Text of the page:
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Is it okay for a customer to send me less than the amount I invoiced because of their wire charges? For example, I invoice $380 and they send me $365. I understand I may have additional charges from my bank, but the $365 is before those are applied.

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No.

If you invoice for $380, you should receive $380... then if your payment processor has fees, they are deducted from the $380.

In no instance is it "okay" for a client to send less than the invoiced amount, for whatever reason. If the client must pay fees, then those fees are their problem they should be paid above and beyond any invoice amount. If it costs the client $15 to send you $380, then the client needs to pay $395 to ensure you receive the $380 which was invoiced. All invoices indicate the amount you are to receive, not merely the amount a client should send.

It is not acceptable for any client deduct or factor in any processing fees for the client from your invoice. As your example stands, the client has made you responsible for double processing fees. That would not be acceptable to me. And I'd demand the client send the remaining $15.

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  • Thanks for the opinion. I thought maybe it was expected behavior even though it seems unreasonable to me. – Chris94 Jan 26 at 21:41
  • Fees should be equitable. You should not be responsible for all fees, only fees due to your payment processor. Client pays an extra $15 due to their processor... then you pay $x due to your processor. You both "feel the burn" a little. No one party is inflicted with all fees. Chances are, your client would be unhappy if you invoiced for an extra $15 to cover your processing fees (especially since they are trying to get you to pay for their processing fees). In all fairness though, it may not be malicious on the client's part. They may simply be unaware. – Scott Jan 26 at 21:49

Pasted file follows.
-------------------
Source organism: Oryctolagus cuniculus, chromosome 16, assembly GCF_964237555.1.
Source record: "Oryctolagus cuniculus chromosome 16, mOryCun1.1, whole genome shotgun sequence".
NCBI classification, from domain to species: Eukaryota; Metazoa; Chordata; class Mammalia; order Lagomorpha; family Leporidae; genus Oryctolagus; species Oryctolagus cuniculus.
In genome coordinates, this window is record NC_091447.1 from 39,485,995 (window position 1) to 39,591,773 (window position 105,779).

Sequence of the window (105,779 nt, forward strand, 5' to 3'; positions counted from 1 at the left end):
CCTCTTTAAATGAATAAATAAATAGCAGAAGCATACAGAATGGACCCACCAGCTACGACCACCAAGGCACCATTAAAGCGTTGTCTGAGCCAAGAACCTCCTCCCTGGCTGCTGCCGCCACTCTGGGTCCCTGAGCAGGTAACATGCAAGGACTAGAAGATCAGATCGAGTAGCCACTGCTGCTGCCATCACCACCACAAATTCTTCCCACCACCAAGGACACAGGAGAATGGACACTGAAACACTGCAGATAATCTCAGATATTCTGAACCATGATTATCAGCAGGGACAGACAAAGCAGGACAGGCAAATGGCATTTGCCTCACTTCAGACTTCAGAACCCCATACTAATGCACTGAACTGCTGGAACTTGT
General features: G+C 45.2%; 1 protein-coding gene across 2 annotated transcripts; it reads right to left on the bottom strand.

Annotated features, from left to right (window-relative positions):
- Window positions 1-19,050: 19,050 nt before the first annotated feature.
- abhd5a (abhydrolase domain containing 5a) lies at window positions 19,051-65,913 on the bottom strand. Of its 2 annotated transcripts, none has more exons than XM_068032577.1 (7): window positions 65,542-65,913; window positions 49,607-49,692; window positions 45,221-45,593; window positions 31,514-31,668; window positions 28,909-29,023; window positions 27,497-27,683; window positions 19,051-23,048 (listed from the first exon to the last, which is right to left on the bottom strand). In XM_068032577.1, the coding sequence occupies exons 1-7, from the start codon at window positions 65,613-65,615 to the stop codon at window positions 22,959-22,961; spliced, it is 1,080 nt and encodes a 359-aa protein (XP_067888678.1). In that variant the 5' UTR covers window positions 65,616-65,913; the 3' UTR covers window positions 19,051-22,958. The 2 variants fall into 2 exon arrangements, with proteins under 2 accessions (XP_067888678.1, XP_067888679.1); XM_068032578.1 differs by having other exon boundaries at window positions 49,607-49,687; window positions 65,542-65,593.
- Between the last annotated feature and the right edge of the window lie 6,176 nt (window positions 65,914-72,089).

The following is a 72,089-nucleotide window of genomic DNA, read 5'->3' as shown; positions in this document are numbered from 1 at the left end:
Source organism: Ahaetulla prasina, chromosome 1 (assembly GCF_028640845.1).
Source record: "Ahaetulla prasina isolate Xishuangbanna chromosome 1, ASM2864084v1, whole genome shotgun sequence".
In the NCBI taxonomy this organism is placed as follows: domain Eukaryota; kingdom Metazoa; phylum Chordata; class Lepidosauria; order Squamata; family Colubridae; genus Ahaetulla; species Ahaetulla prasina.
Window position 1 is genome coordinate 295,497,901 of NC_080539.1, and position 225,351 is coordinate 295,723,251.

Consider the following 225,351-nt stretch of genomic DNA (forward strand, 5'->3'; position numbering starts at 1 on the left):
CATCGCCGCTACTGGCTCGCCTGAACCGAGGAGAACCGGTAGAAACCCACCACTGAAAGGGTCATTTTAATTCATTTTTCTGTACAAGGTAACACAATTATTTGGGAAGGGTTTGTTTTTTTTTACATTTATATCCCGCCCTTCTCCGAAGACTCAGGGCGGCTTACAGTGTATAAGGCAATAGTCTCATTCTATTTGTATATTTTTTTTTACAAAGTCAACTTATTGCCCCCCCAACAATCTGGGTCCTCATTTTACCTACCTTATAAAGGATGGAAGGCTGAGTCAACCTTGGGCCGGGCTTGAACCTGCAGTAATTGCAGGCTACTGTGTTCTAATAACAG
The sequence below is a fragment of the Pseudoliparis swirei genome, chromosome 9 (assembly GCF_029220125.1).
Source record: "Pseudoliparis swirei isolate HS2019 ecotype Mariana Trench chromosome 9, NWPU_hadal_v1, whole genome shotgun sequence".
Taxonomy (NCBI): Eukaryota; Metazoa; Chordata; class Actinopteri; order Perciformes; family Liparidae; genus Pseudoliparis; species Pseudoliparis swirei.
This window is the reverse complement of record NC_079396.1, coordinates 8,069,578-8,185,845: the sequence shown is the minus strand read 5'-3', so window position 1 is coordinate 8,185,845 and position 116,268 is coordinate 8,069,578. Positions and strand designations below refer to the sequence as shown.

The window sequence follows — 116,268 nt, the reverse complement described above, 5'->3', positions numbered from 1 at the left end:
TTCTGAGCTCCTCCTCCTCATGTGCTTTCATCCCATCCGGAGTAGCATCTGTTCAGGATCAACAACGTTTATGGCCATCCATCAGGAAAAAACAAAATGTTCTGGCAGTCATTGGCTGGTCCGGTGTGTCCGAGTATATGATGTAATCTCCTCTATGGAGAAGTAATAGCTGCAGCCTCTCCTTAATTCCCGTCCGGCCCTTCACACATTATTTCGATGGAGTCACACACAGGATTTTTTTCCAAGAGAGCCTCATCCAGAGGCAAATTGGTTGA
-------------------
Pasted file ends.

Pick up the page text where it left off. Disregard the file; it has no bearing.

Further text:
• Your fees should include all your overheads - including relevant taxes and payment processing costs you are liable for. It is worth clearly stating in your terms of trade or your contract that a client is responsible for paying costs they are liable for (like wire transfers costs or customs charges for accepting a delivery), and deducting them from a payment to you is a form of non-payment. Best case, it will avoid a client getting confused over who pays what; worst case, it allows you to say the client breached their contract with you by failing to pay in full. – Richard Cosgrove Jan 27 at 10:58
  • Actually... it's a long-standing battle between merchants and processors. Some processors will stop processing for you if they discover you are raising your fees to cover their processing. They see it as bad practice and expect you to eat their processing fees since you are their customer. Can't say I agree with it at all. But places like PayPal will frown heavily upon you raising invoices 4% to cover their 4% processing fee. – Scott Jan 27 at 20:10
  • Don’t charge extra on specific invoices for payment processing. Processing fees, like bank fees, are a cost of doing business. So calculate how much they are over a financial period - same as with with utilities, bank fees, wages etc - and factor that amount in when working out what to charge customers or clients. Providers probably don’t like separate charges because people can see how much the provider is ripping the downstream off for. – Richard Cosgrove Jan 27 at 20:31

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